The future of the snow leopard depends in no small part on how the people who share the cat’s habitat view the predator in their midst. A new study by Snow Leopard Trust researchers reveals previously hidden, collective factors that shape these views.
Sad news from the South Gobi: Earlier this month, Mongolian field researcher Sumbee Tomorsukh discovered the carcass of a dead snow leopard. Next to the body, he found the missing GPS radio collar that Ariun, one of the male cats in our study, had been wearing.
Working with communities to conserve wildlife is as impactful as it is rewarding. Gaining people’s trust is no easy task though, as our China researcher Xiao Lingyun writes. (more…)
Starting in 2014, the Snow Leopard Trust will partner with NCF India and the Himashal Pradesh Forest Department on a groundbreaking long-term snow leopard study in the Indian Himalayas. (more…)
We’ve been tracking snow leopards with GPS collars as part of our long-term study in Mongolia for 4 years.
Our collaring expert, Örjan Johansson, has managed to fit collars on a total of 19 cats throughout the years – from veteran study pioneer Aztai to “supermom” Khashaa and her cub, Aylagch.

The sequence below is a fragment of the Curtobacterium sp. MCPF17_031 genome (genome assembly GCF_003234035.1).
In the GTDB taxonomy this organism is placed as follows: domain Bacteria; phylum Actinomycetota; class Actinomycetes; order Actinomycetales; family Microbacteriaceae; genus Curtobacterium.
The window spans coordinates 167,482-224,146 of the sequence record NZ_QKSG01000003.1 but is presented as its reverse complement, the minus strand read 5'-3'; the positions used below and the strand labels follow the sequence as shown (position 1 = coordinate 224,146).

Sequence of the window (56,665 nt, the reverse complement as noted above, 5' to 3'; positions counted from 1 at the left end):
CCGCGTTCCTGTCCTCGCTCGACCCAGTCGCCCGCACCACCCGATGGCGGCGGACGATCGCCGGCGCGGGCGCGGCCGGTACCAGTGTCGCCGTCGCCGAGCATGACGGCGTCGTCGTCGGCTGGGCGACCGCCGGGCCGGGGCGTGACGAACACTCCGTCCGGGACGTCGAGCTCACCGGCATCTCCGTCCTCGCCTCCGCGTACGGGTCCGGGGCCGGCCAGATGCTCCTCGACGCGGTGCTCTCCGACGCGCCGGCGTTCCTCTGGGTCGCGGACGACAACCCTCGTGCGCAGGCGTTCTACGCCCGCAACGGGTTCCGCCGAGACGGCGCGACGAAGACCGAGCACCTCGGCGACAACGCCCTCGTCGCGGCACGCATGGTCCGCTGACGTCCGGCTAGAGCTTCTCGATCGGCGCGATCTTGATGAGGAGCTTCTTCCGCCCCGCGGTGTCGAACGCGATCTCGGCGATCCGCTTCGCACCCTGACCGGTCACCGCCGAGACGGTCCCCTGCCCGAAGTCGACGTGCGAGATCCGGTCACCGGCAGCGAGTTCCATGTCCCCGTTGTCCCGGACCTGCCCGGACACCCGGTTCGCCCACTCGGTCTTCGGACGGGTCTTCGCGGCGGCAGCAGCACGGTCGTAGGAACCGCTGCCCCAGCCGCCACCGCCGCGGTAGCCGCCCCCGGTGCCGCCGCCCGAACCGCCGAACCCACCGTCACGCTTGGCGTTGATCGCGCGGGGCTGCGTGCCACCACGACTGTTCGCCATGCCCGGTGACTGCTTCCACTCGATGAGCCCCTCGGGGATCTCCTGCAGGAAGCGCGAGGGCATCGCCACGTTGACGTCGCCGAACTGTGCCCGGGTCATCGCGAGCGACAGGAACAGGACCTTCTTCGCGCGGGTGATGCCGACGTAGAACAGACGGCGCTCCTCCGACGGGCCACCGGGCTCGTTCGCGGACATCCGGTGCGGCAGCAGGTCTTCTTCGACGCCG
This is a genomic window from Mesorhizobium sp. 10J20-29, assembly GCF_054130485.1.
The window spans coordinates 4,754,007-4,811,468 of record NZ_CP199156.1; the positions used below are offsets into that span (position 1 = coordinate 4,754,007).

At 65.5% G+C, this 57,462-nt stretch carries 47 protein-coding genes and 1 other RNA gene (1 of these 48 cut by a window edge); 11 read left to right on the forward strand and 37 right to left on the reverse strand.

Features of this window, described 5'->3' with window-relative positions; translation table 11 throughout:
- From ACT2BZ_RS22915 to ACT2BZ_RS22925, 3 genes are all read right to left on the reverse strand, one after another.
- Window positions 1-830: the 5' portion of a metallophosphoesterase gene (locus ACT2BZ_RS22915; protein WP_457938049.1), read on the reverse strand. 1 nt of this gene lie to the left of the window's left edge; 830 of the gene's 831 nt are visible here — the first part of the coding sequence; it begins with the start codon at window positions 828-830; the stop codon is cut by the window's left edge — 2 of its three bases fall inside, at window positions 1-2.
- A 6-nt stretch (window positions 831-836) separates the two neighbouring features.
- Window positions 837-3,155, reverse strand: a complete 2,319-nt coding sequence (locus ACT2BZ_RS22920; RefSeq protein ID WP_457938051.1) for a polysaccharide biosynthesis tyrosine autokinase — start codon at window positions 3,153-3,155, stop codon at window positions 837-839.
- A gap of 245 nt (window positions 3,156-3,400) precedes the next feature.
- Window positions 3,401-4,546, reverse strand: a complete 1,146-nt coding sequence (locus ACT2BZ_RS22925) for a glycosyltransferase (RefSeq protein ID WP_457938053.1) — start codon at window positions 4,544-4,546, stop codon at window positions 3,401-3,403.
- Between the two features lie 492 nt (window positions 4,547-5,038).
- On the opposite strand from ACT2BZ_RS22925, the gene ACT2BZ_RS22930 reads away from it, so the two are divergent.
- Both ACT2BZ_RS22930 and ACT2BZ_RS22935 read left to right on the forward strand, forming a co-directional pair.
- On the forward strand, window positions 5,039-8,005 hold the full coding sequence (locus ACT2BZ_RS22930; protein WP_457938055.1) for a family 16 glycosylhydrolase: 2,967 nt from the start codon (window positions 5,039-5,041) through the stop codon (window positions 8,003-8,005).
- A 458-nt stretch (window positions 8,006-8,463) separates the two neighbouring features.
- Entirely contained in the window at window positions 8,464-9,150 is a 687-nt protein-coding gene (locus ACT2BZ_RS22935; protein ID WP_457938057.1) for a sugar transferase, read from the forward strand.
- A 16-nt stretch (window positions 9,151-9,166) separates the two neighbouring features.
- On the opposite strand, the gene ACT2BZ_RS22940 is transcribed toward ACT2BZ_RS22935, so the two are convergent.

Now, you can get to know all of these unique cats we’ve been following and learn about their stories and what they’ve taught us in our new section,
Örjan Johansson is a Ph.D. student at the Swedish University of Agricultural Sciences (SLU). He is the field scientist in our Long Term Ecological Study about snow leopards in South Gobi, Mongolia. Örjan’s groundbreaking research is generously supported by Nordens Ark Zoo in Bohuslän, Sweden, and by Kolmården Zoo, in Norrköping, Sweden.
This study is a joint project of the Snow Leopard Trust and Snow Leopard Conservation Foundation in cooperation with the Mongolia Ministry of Nature, Environment and Tourism, and the Mongolia Academy of Sciences.